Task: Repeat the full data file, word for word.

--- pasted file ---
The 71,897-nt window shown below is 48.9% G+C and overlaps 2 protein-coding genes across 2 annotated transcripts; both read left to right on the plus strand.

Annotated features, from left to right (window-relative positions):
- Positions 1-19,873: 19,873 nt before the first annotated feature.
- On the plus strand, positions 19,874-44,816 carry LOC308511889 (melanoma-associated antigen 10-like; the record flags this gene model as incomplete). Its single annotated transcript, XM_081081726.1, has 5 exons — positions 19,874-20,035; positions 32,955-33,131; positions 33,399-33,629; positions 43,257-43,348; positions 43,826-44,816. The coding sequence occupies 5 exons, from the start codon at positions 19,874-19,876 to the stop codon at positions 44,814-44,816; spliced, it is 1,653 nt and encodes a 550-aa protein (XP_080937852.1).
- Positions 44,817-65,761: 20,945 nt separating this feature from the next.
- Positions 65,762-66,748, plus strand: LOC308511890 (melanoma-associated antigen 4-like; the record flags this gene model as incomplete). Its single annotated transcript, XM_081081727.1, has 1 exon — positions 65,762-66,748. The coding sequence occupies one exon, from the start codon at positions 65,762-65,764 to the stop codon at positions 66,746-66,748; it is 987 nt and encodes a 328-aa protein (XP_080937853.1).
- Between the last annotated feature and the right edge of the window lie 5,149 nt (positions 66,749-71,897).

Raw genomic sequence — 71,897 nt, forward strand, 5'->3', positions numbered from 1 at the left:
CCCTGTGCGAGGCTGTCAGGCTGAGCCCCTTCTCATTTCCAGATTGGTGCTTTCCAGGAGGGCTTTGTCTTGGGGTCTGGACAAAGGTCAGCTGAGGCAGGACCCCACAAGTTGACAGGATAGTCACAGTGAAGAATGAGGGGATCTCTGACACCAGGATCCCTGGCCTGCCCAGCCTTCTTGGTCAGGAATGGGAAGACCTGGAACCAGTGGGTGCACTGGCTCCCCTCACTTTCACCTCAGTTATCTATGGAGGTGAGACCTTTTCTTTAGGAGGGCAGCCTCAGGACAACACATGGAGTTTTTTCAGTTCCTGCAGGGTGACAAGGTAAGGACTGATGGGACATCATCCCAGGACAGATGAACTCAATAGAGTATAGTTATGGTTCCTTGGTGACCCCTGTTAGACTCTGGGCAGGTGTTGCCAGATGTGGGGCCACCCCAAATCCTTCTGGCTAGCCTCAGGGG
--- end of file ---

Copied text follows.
The 71,897-nt window shown below is 48.9% G+C and overlaps 2 protein-coding genes across 2 annotated transcripts; both read left to right on the plus strand.

Annotated features, from left to right (window-relative positions):
- Positions 1-19,873: 19,873 nt before the first annotated feature.
- On the plus strand, positions 19,874-44,816 carry LOC308511889 (melanoma-associated antigen 10-like; the record flags this gene model as incomplete). Its single annotated transcript, XM_081081726.1, has 5 exons — positions 19,874-20,035; positions 32,955-33,131; positions 33,399-33,629; positions 43,257-43,348; positions 43,826-44,816. The coding sequence occupies 5 exons, from the start codon at positions 19,874-19,876 to the stop codon at positions 44,814-44,816; spliced, it is 1,653 nt and encodes a 550-aa protein (XP_080937852.1).
- Positions 44,817-65,761: 20,945 nt separating this feature from the next.
- Positions 65,762-66,748, plus strand: LOC308511890 (melanoma-associated antigen 4-like; the record flags this gene model as incomplete). Its single annotated transcript, XM_081081727.1, has 1 exon — positions 65,762-66,748. The coding sequence occupies one exon, from the start codon at positions 65,762-65,764 to the stop codon at positions 66,746-66,748; it is 987 nt and encodes a 328-aa protein (XP_080937853.1).
- Between the last annotated feature and the right edge of the window lie 5,149 nt (positions 66,749-71,897).

Raw genomic sequence — 71,897 nt, forward strand, 5'->3', positions numbered from 1 at the left:
CCCTGTGCGAGGCTGTCAGGCTGAGCCCCTTCTCATTTCCAGATTGGTGCTTTCCAGGAGGGCTTTGTCTTGGGGTCTGGACAAAGGTCAGCTGAGGCAGGACCCCACAAGTTGACAGGATAGTCACAGTGAAGAATGAGGGGATCTCTGACACCAGGATCCCTGGCCTGCCCAGCCTTCTTGGTCAGGAATGGGAAGACCTGGAACCAGTGGGTGCACTGGCTCCCCTCACTTTCACCTCAGTTATCTATGGAGGTGAGACCTTTTCTTTAGGAGGGCAGCCTCAGGACAACACATGGAGTTTTTTCAGTTCCTGCAGGGTGACAAGGTAAGGACTGATGGGACATCATCCCAGGACAGATGAACTCAATAGAGTATAGTTATGGTTCCTTGGTGACCCCTGTTAGACTCTGGGCAGGTGTTGCCAGATGTGGGGCCACCCCAAATCCTTCTGGCTAGCCTCAGGGG